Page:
If you want to move the HEAD to the parent of the current HEAD, that's easy:

git reset --hard HEAD^

But is there any simple way to do the exact opposite of this operation, that is, set the head to the current head's first child commit?

Right now, I use gitk as a workaround (alt-tab, up-arrow, alt-tab, middle-click), but I would like a more elegant solution, one that can also be used when gitk is not available.


10 Answers 10


Very probably not the fastest possible solution, but it does what I need:



if [[ -z "$REV" ]]; then
    echo "Usage: git-get-child  []"

HASH=$(git rev-parse $REV)


if [[ -z "$NUM" ]]; then

git rev-list --all --parents | grep " $HASH" | sed -n "${NUM}s/\([^ ]*\) .*$/\\1/p"

The git rev-list --all --parents does exactly what I need: it iterates over all reachable commits, and prints the following line for each:

SHA1_commit SHA1_parent1 SHA1_parent2 etc.

The space in the grep expression ensures that only those lines are found where the SHA1 in question is a parent. Then we get the nth line for the nth child and get the child's SHA1.

  • I believe it should be git rev-list --all --parents | grep -m 1 -B $(($NUM-1)) " $HASH" | head -1 | sed 's/ .*//' else it doesn't quite work when $NUM != 1
    – Schwern
    Feb 27, 2010 at 3:08
  • 2
    See below for a potentially significant performance improvement
    – Tyler
    Apr 7, 2011 at 6:01
  • Note that this does not find dangling commits, i.e. commits no longer reachable from any branch. git reset --hard HEAD^ will typically make the HEAD commit unreachable (unless it is also on a branch). So this may not find all commits. To find all commits, git rev-list --walk-reflog and/or git fsck --unreachable must be used.
    – sleske
    Sep 10, 2012 at 9:38
  • 1
    should be git rev-parse and not git-rev-parse -- won't let me edit the post.
    – ben.snape
    Feb 13, 2013 at 13:29

The above method using git rev-list --all considers all available commits, which can be a lot and is often not necessary. If the interesting child commits are reachable from some branch, the number of commits that a script interested in child commits needs to process can be reduced:

branches=$(git branch --contains $commit| grep -v '[*] ('| sed -e 's+^..++')

will determine the set of branches that $commit is an ancestor of. With a modern git, at least version 2.21+, this should do the same without the need for sed (untested):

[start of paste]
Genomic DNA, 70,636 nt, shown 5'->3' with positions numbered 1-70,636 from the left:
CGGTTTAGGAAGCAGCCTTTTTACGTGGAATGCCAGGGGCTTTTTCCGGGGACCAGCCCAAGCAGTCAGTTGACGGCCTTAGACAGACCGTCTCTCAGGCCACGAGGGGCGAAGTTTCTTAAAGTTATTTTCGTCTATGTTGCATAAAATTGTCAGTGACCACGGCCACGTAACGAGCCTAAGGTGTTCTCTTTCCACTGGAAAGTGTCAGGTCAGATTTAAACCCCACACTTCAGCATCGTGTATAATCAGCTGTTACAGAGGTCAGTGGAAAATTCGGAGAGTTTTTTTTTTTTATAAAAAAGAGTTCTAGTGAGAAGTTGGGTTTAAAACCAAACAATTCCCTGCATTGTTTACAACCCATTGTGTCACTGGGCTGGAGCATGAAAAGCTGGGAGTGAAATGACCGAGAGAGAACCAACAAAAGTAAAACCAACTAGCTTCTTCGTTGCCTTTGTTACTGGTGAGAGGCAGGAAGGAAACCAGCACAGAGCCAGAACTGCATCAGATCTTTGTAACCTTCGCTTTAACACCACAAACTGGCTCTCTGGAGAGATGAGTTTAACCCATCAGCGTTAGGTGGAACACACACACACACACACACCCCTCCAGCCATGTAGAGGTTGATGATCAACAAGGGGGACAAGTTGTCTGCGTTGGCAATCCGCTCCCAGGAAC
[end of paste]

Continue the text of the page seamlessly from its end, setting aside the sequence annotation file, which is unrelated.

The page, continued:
branches=$(git branch --format='%(refname:short)' --contains $commit| grep -v '[*] (')

Using this set, git rev-list --parents ^$commit $branches should yield exactly the set of all parent-child relationships between $commit and all branch heads that it is an ancestor of.

  • 1
    This worked for me, however I did have to filter out the '* (no branch)' row, as I was at that point on a detached branch. For my repository this was about 10 times as fast, 0.13 s vs 1.4 seconds. Jan 20, 2013 at 15:59
  • 1
    consider simplifying the output of git branch with --format='%(refname:short) (to remove the leading space and *) Nov 21, 2018 at 19:35
  • 1
    zsh (but not bash) has trouble with $branches on the second commandline, because of the way the newlines are interpreted. Both bash and zsh work fine if branches is stored as an array: branches=($(git branch --contains ... )) Nov 21, 2018 at 19:42
  • @Paul Wagland: Good catch. Added grep invocation to get rid of such rows, and rows like * (HEAD detached at $SHA1). @Joshua Goldberg: Added sed get rid of leading * , if any. --format is not available on my LTS system, but good to know. Added your suggestion for those fortunate to have it. Regarding zsh vs. bash, I prefer to limit my scripts to what POSIX sh has to offer, thanks for suggesting a solution for zsh users. And thanks for linkifying the reference to the "above" answer. Mar 21, 2019 at 17:07

Based partly on Paul Wagland's answer and partly on his source, I am using the following:

git log --ancestry-path --format=%H ${commit}..master | tail -1

I found that Paul's answer gave me the wrong output for older commits (possibly due to merging?), where the primary difference is the --ancestry-path flag.